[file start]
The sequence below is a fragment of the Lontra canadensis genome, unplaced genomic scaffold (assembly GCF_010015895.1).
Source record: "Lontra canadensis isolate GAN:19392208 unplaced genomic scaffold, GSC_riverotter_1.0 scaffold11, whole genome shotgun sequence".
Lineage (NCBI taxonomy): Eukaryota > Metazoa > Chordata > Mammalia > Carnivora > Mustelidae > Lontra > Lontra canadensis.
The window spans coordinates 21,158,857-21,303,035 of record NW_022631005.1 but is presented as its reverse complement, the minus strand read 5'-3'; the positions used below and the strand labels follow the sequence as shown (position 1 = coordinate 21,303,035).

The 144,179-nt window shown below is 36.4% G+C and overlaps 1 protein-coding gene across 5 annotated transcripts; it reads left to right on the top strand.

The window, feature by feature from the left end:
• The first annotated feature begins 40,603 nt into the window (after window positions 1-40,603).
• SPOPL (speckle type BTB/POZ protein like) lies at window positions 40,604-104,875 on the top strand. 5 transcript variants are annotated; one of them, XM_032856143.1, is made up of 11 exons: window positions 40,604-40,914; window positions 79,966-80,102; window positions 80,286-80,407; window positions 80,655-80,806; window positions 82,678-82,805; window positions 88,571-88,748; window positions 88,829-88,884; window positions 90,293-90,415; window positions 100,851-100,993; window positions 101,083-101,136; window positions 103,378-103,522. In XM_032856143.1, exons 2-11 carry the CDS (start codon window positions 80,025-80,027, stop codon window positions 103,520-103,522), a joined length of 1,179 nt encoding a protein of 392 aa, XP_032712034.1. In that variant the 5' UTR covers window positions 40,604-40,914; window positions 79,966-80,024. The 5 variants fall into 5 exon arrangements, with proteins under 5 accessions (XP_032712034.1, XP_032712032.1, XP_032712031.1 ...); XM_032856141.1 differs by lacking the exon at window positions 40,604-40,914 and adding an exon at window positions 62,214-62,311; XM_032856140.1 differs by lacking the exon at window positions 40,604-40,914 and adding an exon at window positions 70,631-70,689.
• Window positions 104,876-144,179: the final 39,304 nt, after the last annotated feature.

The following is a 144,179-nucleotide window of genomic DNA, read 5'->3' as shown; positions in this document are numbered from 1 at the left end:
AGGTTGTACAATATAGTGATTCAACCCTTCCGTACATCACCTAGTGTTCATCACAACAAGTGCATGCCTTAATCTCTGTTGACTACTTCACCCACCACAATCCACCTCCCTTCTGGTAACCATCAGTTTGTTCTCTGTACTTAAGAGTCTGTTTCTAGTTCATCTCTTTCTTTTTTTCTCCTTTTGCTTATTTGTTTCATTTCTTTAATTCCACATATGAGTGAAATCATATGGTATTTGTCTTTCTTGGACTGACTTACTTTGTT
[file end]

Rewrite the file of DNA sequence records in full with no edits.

The sequence below is a fragment of the Lontra canadensis genome, unplaced genomic scaffold (assembly GCF_010015895.1).
Source record: "Lontra canadensis isolate GAN:19392208 unplaced genomic scaffold, GSC_riverotter_1.0 scaffold11, whole genome shotgun sequence".
Lineage (NCBI taxonomy): Eukaryota > Metazoa > Chordata > Mammalia > Carnivora > Mustelidae > Lontra > Lontra canadensis.
The window spans coordinates 21,158,857-21,303,035 of record NW_022631005.1 but is presented as its reverse complement, the minus strand read 5'-3'; the positions used below and the strand labels follow the sequence as shown (position 1 = coordinate 21,303,035).

The 144,179-nt window shown below is 36.4% G+C and overlaps 1 protein-coding gene across 5 annotated transcripts; it reads left to right on the top strand.

The window, feature by feature from the left end:
• The first annotated feature begins 40,603 nt into the window (after window positions 1-40,603).
• SPOPL (speckle type BTB/POZ protein like) lies at window positions 40,604-104,875 on the top strand. 5 transcript variants are annotated; one of them, XM_032856143.1, is made up of 11 exons: window positions 40,604-40,914; window positions 79,966-80,102; window positions 80,286-80,407; window positions 80,655-80,806; window positions 82,678-82,805; window positions 88,571-88,748; window positions 88,829-88,884; window positions 90,293-90,415; window positions 100,851-100,993; window positions 101,083-101,136; window positions 103,378-103,522. In XM_032856143.1, exons 2-11 carry the CDS (start codon window positions 80,025-80,027, stop codon window positions 103,520-103,522), a joined length of 1,179 nt encoding a protein of 392 aa, XP_032712034.1. In that variant the 5' UTR covers window positions 40,604-40,914; window positions 79,966-80,024. The 5 variants fall into 5 exon arrangements, with proteins under 5 accessions (XP_032712034.1, XP_032712032.1, XP_032712031.1 ...); XM_032856141.1 differs by lacking the exon at window positions 40,604-40,914 and adding an exon at window positions 62,214-62,311; XM_032856140.1 differs by lacking the exon at window positions 40,604-40,914 and adding an exon at window positions 70,631-70,689.
• Window positions 104,876-144,179: the final 39,304 nt, after the last annotated feature.

The following is a 144,179-nucleotide window of genomic DNA, read 5'->3' as shown; positions in this document are numbered from 1 at the left end:
AGGTTGTACAATATAGTGATTCAACCCTTCCGTACATCACCTAGTGTTCATCACAACAAGTGCATGCCTTAATCTCTGTTGACTACTTCACCCACCACAATCCACCTCCCTTCTGGTAACCATCAGTTTGTTCTCTGTACTTAAGAGTCTGTTTCTAGTTCATCTCTTTCTTTTTTTCTCCTTTTGCTTATTTGTTTCATTTCTTTAATTCCACATATGAGTGAAATCATATGGTATTTGTCTTTCTTGGACTGACTTACTTTGTT